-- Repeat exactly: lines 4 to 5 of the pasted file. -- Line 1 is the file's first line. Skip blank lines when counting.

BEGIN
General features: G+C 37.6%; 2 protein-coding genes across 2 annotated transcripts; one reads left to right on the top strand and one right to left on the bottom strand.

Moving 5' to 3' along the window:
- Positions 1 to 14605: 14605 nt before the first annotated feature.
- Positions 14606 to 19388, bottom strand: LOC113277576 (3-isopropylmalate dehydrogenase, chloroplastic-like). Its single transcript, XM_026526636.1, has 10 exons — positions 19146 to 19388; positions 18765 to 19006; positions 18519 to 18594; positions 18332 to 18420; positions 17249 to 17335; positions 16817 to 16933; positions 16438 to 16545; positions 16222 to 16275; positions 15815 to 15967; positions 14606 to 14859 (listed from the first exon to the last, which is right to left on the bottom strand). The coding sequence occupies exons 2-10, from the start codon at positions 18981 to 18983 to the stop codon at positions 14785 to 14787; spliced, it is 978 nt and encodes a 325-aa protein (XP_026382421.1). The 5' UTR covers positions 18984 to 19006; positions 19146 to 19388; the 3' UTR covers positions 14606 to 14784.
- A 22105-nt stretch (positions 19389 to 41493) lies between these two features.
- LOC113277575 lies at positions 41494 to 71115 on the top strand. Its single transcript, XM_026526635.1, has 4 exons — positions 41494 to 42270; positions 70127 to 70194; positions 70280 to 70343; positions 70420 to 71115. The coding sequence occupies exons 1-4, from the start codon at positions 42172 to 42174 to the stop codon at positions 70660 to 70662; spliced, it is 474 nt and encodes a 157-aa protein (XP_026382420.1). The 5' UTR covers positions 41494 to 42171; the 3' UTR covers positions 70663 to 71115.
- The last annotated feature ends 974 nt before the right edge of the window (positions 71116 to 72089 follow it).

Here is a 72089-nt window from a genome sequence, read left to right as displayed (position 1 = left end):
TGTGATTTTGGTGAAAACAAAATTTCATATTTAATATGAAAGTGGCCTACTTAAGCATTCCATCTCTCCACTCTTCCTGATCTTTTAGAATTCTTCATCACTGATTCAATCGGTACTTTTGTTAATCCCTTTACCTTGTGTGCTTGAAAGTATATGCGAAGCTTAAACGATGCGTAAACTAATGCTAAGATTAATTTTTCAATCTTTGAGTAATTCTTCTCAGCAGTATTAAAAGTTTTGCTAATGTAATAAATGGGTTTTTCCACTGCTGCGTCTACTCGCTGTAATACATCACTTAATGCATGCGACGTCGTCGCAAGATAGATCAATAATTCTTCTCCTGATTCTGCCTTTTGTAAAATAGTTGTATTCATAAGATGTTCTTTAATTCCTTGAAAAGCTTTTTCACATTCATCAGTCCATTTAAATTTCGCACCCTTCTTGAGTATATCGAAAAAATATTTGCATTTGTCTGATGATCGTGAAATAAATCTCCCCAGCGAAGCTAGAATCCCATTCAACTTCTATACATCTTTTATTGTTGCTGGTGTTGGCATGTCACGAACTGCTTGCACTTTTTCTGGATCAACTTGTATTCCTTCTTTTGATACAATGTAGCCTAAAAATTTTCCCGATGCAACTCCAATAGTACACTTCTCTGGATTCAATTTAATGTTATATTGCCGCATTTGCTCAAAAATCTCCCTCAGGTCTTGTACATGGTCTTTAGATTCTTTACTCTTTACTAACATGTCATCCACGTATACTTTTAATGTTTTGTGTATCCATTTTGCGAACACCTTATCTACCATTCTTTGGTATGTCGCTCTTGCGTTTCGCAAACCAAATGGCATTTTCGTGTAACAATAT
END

- Positions 14606 to 19388, bottom strand: LOC113277576 (3-isopropylmalate dehydrogenase, chloroplastic-like). Its single transcript, XM_026526636.1, has 10 exons — positions 19146 to 19388; positions 18765 to 19006; positions 18519 to 18594; positions 18332 to 18420; positions 17249 to 17335; positions 16817 to 16933; positions 16438 to 16545; positions 16222 to 16275; positions 15815 to 15967; positions 14606 to 14859 (listed from the first exon to the last, which is right to left on the bottom strand). The coding sequence occupies exons 2-10, from the start codon at positions 18981 to 18983 to the stop codon at positions 14785 to 14787; spliced, it is 978 nt and encodes a 325-aa protein (XP_026382421.1). The 5' UTR covers positions 18984 to 19006; positions 19146 to 19388; the 3' UTR covers positions 14606 to 14784.
- A 22105-nt stretch (positions 19389 to 41493) lies between these two features.